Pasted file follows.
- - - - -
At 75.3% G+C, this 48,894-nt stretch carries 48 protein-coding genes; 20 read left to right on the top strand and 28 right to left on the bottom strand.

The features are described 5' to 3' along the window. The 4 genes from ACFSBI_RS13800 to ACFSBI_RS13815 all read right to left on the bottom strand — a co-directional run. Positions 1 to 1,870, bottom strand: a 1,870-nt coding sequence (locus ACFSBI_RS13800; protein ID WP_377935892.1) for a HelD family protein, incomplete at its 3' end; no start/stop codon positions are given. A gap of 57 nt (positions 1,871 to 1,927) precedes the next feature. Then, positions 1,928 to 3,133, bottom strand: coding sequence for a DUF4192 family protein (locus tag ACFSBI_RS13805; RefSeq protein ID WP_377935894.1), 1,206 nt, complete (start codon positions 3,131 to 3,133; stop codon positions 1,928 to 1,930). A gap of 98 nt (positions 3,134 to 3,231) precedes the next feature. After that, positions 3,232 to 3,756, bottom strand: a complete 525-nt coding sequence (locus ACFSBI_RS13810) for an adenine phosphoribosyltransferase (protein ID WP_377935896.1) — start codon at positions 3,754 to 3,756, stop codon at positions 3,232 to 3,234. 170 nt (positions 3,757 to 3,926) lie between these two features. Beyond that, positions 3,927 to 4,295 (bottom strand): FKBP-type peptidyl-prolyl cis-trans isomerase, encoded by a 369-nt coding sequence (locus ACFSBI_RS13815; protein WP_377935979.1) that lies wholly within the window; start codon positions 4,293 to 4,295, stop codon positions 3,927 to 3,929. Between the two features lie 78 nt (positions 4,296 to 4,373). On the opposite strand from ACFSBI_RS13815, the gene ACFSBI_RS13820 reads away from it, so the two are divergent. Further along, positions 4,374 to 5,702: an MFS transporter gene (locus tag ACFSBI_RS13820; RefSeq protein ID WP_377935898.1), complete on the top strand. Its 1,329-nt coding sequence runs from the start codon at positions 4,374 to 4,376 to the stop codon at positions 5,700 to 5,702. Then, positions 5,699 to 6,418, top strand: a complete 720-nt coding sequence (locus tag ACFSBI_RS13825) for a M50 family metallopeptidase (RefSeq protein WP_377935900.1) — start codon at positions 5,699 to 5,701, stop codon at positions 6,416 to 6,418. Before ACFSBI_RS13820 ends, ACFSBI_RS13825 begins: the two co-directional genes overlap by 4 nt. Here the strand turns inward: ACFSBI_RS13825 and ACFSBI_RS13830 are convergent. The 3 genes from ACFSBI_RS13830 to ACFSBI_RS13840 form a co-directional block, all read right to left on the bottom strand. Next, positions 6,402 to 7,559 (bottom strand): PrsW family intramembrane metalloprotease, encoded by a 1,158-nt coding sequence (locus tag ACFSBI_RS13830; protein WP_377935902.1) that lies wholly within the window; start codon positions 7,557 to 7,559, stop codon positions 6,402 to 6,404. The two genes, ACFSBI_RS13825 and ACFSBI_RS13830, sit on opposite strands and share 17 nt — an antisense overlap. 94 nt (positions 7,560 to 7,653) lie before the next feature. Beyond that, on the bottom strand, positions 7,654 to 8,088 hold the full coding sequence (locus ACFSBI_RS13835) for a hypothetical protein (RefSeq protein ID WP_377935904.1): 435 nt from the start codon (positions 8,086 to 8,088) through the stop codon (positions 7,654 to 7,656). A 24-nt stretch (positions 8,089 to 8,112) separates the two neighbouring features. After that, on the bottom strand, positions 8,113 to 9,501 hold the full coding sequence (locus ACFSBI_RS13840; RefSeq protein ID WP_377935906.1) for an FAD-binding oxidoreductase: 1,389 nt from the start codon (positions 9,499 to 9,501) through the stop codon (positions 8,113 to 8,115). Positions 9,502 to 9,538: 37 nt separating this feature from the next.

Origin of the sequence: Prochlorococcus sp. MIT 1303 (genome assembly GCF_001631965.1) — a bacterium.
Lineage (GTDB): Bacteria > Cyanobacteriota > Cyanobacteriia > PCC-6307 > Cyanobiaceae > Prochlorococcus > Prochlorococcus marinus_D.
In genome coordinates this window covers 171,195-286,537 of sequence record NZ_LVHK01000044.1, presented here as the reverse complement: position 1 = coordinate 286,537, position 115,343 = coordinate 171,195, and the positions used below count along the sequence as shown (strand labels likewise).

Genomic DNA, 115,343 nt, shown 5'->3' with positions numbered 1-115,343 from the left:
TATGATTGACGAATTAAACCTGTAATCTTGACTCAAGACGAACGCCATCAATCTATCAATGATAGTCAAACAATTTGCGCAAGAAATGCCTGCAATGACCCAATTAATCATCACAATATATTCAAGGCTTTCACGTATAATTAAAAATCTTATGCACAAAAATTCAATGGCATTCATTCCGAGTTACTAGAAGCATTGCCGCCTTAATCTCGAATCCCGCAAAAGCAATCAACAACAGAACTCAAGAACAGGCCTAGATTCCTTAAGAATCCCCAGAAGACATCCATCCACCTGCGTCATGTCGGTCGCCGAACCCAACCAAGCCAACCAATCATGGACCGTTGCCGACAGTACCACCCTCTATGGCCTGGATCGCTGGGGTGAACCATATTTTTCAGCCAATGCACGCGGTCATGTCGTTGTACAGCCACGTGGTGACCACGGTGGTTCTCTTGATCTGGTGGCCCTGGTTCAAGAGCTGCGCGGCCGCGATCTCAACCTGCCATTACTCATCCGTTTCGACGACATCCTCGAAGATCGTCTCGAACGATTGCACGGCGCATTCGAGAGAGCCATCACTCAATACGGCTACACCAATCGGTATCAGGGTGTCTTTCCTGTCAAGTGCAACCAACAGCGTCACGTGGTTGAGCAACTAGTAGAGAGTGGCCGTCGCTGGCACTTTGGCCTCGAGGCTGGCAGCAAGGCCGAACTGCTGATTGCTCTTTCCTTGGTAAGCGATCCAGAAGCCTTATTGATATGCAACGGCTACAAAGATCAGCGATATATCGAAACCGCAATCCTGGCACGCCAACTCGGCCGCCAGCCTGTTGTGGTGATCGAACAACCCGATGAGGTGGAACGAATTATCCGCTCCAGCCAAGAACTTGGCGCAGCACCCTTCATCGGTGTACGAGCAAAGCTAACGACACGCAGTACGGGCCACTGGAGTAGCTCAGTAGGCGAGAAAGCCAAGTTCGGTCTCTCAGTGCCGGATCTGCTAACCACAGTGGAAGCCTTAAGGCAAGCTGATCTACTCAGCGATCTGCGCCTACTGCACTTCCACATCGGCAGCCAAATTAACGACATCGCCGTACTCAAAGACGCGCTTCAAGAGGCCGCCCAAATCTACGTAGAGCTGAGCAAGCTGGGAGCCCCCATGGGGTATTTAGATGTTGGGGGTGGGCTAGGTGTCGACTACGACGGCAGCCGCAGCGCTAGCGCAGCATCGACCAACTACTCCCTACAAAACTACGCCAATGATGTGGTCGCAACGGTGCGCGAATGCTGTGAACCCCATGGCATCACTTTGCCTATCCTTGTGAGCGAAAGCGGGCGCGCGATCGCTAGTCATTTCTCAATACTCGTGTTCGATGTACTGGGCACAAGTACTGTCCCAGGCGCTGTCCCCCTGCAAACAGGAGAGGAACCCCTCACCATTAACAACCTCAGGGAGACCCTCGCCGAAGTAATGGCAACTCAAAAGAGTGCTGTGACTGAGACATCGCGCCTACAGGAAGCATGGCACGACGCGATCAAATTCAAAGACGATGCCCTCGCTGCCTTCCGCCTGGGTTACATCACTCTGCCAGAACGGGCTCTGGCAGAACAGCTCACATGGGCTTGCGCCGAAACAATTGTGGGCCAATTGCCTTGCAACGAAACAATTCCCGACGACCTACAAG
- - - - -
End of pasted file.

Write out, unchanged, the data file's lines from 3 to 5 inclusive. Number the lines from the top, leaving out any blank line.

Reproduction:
Origin of the sequence: Prochlorococcus sp. MIT 1303 (genome assembly GCF_001631965.1) — a bacterium.
Lineage (GTDB): Bacteria > Cyanobacteriota > Cyanobacteriia > PCC-6307 > Cyanobiaceae > Prochlorococcus > Prochlorococcus marinus_D.
In genome coordinates this window covers 171,195-286,537 of sequence record NZ_LVHK01000044.1, presented here as the reverse complement: position 1 = coordinate 286,537, position 115,343 = coordinate 171,195, and the positions used below count along the sequence as shown (strand labels likewise).